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Steps Toward a World Free of Nuclear Weapons
By George P. Shultz, Steven P. Andreasen, Sidney D. Drell, James E. Goodby
Hoover Institution PressCopyright © 2008 Board of Trustees of the Leland Stanford Junior University
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Further Reductions in Nuclear Forces
I have benefited enormously, in the writing of this paper, from discussions with Sidney Drell, James Goodby, and Edward Ifft. I am very grateful to Steve Andreasen, Bruce Blair, Malcolm Chalmers, Robert Einhorn, the late W. K. H. Panofsky, and Joan Rohlfing for comments on earlier drafts of the paper.
The United States and Russia have about 95 percent of all nuclear warheads. There is scope for further immediate reductions. Recent doctrinal statements by the United States and Russia suggest (i) that it should be possible to make substantial reductions in strategic nuclear weapons, and (ii) that there is no reason why their strategic nuclear forces should be "operationally deployed."
The paper sets out four stages in the reduction of nuclear weapons to very low levels. Three criteria are used to assess those stages: strategic stability; monitoring and verification; contribution to the goal of eliminating nuclear weapons.
The reductions outlined here start with a feasible option (stage one) and end with a conceivable one (stage four). In stage one the United States and Russia could reduce the number of operationally deployed strategic nuclear warheads to 1000. That number could be inserted into the Moscow Treaty in place of the current target of 1700–2200. The parts of the START Treaty that are relevant to verification and monitoring should be maintained in one form or another beyond December 2009. An additional undefined number of warheads would remain in a responsive force.
In stage two the United States and Russia would each retain 500 operationally deployed strategic nuclear warheads plus 500 more in the responsive force. Stage three would be more radical, limiting the two countries to a strategic nuclear force with 500 warheads, all in a reserve force with zero operationally deployed.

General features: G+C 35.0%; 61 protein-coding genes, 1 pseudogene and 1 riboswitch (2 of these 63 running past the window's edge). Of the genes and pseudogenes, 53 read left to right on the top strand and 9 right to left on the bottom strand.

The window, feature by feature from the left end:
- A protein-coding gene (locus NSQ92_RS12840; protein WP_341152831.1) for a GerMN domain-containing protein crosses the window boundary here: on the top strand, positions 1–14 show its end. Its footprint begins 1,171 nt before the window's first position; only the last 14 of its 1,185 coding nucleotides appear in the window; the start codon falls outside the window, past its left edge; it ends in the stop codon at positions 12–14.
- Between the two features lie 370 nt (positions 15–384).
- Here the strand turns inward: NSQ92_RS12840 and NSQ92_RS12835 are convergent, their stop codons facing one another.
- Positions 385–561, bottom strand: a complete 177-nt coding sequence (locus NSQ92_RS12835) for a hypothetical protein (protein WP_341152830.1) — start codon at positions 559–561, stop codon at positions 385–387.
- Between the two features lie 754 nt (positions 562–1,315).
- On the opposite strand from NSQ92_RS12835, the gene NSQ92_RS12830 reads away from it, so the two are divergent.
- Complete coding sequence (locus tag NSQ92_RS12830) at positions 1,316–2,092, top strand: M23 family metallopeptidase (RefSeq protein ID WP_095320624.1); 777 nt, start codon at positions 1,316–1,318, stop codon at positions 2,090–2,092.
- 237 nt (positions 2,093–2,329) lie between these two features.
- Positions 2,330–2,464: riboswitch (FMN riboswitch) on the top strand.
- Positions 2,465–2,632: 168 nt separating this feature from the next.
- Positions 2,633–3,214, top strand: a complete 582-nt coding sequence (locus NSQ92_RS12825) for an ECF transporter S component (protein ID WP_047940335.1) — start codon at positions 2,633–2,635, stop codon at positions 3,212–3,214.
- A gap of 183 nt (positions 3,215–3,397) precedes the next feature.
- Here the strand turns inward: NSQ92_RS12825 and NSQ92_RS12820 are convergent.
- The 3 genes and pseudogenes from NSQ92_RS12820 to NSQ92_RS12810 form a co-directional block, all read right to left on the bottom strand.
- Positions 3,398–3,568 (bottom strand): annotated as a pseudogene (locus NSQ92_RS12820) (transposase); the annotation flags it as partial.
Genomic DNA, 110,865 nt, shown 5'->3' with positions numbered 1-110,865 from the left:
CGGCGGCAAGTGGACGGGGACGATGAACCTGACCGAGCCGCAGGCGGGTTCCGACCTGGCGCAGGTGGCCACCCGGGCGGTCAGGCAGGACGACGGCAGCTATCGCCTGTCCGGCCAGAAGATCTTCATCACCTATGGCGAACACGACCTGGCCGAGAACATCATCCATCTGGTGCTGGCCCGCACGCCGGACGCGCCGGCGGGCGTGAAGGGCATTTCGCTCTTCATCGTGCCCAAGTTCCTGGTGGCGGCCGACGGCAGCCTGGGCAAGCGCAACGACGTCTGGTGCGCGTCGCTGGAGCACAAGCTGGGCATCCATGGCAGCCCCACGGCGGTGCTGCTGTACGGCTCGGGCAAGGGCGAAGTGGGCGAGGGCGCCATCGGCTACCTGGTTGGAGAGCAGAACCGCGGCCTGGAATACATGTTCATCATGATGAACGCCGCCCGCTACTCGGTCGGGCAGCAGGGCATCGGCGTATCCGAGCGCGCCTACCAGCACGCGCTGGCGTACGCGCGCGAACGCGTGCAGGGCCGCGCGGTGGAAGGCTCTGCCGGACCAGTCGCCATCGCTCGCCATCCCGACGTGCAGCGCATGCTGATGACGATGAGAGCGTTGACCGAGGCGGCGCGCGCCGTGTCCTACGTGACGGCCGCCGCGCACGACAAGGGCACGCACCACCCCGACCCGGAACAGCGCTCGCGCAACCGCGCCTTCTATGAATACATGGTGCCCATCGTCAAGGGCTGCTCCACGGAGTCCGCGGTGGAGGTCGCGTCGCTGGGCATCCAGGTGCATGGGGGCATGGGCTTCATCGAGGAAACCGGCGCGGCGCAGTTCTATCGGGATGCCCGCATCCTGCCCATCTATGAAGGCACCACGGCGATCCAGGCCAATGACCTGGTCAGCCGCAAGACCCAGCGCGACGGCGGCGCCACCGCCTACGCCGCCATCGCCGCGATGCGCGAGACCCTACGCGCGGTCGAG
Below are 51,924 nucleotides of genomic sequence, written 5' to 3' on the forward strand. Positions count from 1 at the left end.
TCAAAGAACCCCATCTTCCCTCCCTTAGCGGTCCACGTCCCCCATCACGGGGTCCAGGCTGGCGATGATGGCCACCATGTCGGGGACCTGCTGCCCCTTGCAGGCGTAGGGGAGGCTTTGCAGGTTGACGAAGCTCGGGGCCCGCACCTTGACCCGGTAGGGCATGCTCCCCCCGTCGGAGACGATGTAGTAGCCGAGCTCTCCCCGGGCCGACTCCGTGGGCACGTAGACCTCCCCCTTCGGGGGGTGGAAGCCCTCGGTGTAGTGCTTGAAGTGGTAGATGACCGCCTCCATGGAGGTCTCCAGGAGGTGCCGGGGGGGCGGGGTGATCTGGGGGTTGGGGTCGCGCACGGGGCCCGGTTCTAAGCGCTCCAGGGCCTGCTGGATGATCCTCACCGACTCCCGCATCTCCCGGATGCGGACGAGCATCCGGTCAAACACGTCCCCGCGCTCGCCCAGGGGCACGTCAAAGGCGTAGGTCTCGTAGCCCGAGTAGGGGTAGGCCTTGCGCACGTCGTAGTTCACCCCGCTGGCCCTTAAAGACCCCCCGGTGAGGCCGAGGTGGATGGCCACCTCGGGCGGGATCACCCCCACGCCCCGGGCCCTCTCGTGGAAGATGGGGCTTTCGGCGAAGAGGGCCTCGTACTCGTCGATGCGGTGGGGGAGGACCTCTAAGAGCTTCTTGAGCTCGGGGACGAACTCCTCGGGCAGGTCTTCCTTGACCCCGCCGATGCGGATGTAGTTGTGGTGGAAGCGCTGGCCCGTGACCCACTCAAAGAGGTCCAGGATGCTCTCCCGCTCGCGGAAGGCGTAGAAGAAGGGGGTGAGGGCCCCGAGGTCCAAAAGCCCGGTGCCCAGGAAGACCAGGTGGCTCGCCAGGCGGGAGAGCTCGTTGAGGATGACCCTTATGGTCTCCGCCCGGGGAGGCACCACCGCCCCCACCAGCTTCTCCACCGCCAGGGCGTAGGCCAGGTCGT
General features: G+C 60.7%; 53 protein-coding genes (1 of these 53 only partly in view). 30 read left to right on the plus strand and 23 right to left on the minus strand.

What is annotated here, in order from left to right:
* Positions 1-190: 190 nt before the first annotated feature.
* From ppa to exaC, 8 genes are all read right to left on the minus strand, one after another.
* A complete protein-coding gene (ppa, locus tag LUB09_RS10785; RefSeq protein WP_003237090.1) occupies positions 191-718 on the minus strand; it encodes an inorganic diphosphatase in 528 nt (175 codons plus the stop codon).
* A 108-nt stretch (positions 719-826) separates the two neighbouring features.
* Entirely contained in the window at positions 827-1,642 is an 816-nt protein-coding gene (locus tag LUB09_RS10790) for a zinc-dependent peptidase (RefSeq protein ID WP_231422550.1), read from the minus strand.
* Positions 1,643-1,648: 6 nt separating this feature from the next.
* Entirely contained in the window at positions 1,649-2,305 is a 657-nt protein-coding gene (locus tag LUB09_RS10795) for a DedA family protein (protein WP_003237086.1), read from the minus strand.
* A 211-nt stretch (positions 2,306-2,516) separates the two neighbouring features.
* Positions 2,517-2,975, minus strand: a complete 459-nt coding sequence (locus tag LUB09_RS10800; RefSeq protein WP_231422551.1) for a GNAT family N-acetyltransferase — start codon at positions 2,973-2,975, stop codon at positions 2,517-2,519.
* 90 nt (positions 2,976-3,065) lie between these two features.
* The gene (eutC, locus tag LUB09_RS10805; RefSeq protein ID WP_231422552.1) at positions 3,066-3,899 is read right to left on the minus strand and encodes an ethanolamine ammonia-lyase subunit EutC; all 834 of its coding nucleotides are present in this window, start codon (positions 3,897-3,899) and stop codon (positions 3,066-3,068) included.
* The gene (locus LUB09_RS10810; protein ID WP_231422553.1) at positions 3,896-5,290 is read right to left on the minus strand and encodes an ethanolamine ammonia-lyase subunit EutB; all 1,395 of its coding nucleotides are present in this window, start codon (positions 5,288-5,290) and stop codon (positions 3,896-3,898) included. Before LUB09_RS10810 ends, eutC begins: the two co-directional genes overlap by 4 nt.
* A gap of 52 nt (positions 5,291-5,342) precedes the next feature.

Sooner rather than later, the other nuclear powers will need to be brought into the process of disarmament. Three commitments will be required from them: not to increase their nuclear forces; to agree to greater transparency; and not to have their nuclear forces operationally deployed.
Given the diminishing distinction between strategic and non-strategic weapons as numbers decrease, a conceivable stage four would be a configuration in which no state in the world has more than 500 (or 200 in a variant) nuclear warheads of any type with zero operationally deployed. As reductions are made, strategic stability becomes more complicated, while verification and monitoring become more difficult.
Reductions are complementary to other approaches; compared with de-alerting, they have the advantage, as long as the warheads are disassembled, of irreversibility. Missile defenses could be accommodated within the process of disarmament only if they were pursued cooperatively.
Some thoughts are offered on the transition to a world with no nuclear weapons.
The number of nuclear warheads in the world reached its peak of about 70,000 in 1986, the year of the Reykjavik summit meeting. There has been a significant reduction since then, but the current total of over 20,000 is still high. Much remains to be done if the world is to be rid of nuclear weapons.
Nuclear weapons are distributed very unevenly. No government publishes detailed information about the numbers of nuclear warheads it possesses. According to careful estimates — which are, however, estimates — Russia now has about 15,000 nuclear warheads; the United States, 10,000; France, 350; and Britain and China about 200 each. The other nuclear weapons states — Israel, India, Pakistan, and North Korea — have smaller stockpiles, amounting to a total of about 200–350 warheads.
These figures apparently include all nuclear warheads, those intended for deployment on long-range as well as short-range delivery vehicles. Not all of these nuclear warheads are deployed with armed forces. Some indeed are due to be disassembled in the coming years, but plans for disassembly have not been made public.
This paper takes as given — and desirable — the goal of a world without nuclear weapons. In that context it asks how the nuclear forces of all states that possess them could be substantially reduced. It looks first at the reduction of the strategic nuclear weapons of the United States and Russia and then asks how reductions in nuclear forces might be phased to involve all states that possess nuclear weapons. To what extent, and when, will these reductions require coordinated action and/or negotiated agreements? What arrangements for monitoring and verification need to be created to support such reductions? Finally it considers the steps that need to be taken to move from substantial reductions to the elimination of nuclear weapons.